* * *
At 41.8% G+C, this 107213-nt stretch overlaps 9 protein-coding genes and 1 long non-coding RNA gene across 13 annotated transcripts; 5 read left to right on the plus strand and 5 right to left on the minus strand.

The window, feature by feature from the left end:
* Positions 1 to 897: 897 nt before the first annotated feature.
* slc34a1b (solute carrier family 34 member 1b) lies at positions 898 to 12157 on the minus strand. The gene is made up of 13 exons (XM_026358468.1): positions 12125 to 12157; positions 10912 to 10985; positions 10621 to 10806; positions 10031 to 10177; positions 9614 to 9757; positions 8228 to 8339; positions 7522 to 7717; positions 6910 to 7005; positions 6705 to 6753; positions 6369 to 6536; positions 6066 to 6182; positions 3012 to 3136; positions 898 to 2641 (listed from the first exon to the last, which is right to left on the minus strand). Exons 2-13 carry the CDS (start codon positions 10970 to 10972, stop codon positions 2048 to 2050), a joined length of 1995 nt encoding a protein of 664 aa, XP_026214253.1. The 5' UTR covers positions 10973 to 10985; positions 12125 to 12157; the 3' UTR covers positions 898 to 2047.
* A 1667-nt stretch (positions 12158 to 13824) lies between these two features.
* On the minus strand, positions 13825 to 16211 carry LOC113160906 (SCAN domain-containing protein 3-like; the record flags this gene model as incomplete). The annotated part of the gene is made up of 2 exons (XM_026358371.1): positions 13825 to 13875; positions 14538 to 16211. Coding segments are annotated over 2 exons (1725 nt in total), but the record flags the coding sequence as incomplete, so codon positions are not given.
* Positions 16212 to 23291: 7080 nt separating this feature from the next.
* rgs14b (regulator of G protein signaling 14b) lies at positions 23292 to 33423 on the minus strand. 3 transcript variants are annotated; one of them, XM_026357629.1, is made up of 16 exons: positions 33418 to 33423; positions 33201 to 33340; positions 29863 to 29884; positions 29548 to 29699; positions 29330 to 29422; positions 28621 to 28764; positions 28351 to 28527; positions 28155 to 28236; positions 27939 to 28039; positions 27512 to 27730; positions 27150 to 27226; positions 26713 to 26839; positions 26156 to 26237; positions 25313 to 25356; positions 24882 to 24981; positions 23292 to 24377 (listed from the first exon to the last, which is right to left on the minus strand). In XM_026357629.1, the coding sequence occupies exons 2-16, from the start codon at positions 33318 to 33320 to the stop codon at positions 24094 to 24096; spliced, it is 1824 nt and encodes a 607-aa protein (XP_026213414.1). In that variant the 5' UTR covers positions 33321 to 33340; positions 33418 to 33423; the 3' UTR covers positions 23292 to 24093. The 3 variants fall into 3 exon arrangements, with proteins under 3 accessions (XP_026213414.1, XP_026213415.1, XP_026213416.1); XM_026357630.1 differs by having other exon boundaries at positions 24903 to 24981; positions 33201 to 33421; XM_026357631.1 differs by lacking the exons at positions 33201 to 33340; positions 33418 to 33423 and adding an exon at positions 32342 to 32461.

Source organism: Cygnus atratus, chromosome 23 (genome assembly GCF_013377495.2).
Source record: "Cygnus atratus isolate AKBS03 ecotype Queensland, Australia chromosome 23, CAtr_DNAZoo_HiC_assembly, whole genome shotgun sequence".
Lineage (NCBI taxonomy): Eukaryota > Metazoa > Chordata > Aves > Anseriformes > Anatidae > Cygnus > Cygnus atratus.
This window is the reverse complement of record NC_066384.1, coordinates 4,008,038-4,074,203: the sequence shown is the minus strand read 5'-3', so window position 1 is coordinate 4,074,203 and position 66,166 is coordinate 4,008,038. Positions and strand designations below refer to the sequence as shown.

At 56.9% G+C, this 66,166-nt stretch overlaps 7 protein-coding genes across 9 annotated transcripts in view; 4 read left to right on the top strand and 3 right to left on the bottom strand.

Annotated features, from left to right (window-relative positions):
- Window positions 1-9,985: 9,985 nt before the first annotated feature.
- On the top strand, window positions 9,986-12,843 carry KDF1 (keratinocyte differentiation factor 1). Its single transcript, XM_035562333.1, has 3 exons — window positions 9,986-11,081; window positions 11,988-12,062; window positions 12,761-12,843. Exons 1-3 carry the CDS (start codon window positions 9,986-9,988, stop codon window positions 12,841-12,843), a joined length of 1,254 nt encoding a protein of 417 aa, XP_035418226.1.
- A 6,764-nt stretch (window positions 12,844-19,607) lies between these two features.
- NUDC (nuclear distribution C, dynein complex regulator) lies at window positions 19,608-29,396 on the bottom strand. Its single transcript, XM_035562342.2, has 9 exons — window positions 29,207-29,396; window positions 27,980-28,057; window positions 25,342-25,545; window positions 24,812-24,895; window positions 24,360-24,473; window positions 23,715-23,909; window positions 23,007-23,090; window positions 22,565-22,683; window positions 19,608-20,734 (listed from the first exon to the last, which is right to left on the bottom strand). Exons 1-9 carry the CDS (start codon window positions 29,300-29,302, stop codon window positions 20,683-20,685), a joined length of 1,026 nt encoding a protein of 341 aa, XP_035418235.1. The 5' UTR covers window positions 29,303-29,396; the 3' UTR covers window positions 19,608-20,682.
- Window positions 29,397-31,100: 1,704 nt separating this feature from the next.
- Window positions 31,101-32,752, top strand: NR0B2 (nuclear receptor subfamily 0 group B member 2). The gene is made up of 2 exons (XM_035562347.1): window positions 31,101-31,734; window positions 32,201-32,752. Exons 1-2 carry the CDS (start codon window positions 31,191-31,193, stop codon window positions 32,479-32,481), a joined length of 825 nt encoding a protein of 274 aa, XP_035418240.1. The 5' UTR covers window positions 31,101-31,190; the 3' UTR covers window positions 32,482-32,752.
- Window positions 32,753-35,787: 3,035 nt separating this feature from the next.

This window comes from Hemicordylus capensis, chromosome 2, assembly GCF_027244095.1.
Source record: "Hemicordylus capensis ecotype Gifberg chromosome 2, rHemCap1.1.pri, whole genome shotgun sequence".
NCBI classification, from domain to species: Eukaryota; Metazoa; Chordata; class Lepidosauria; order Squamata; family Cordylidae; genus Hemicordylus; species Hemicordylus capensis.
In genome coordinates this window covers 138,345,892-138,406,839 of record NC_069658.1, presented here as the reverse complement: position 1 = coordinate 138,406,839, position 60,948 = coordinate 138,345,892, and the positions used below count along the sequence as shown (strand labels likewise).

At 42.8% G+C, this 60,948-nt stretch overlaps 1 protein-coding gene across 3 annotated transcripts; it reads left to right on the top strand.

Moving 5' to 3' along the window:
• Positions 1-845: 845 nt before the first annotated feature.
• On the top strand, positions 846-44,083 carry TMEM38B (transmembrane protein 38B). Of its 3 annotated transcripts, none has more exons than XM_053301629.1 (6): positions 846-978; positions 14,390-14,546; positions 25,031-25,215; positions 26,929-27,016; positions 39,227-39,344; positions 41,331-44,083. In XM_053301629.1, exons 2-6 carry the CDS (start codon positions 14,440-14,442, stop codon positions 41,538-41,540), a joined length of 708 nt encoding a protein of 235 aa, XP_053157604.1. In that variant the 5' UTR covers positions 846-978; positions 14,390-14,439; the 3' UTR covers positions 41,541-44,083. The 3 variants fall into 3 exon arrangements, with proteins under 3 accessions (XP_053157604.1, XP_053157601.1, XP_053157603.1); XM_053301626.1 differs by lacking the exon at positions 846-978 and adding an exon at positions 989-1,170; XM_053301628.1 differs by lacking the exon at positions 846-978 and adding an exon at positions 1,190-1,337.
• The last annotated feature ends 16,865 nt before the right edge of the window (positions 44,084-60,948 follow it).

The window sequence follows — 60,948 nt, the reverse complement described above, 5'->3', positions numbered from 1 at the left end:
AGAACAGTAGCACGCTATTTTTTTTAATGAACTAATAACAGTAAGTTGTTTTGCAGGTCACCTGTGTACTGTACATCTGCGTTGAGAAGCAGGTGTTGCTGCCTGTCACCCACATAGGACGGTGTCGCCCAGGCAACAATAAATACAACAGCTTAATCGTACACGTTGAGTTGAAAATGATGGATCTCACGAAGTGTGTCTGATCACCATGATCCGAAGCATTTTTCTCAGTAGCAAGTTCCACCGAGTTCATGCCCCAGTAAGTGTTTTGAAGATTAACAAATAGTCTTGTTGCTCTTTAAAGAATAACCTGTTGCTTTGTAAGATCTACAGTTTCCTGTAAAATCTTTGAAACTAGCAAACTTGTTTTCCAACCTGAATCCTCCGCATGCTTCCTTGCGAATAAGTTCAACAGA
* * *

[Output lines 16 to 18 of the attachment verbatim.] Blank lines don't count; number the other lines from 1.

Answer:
- On the top strand, window positions 9,986-12,843 carry KDF1 (keratinocyte differentiation factor 1). Its single transcript, XM_035562333.1, has 3 exons — window positions 9,986-11,081; window positions 11,988-12,062; window positions 12,761-12,843. Exons 1-3 carry the CDS (start codon window positions 9,986-9,988, stop codon window positions 12,841-12,843), a joined length of 1,254 nt encoding a protein of 417 aa, XP_035418226.1.
- A 6,764-nt stretch (window positions 12,844-19,607) lies between these two features.
- NUDC (nuclear distribution C, dynein complex regulator) lies at window positions 19,608-29,396 on the bottom strand. Its single transcript, XM_035562342.2, has 9 exons — window positions 29,207-29,396; window positions 27,980-28,057; window positions 25,342-25,545; window positions 24,812-24,895; window positions 24,360-24,473; window positions 23,715-23,909; window positions 23,007-23,090; window positions 22,565-22,683; window positions 19,608-20,734 (listed from the first exon to the last, which is right to left on the bottom strand). Exons 1-9 carry the CDS (start codon window positions 29,300-29,302, stop codon window positions 20,683-20,685), a joined length of 1,026 nt encoding a protein of 341 aa, XP_035418235.1. The 5' UTR covers window positions 29,303-29,396; the 3' UTR covers window positions 19,608-20,682.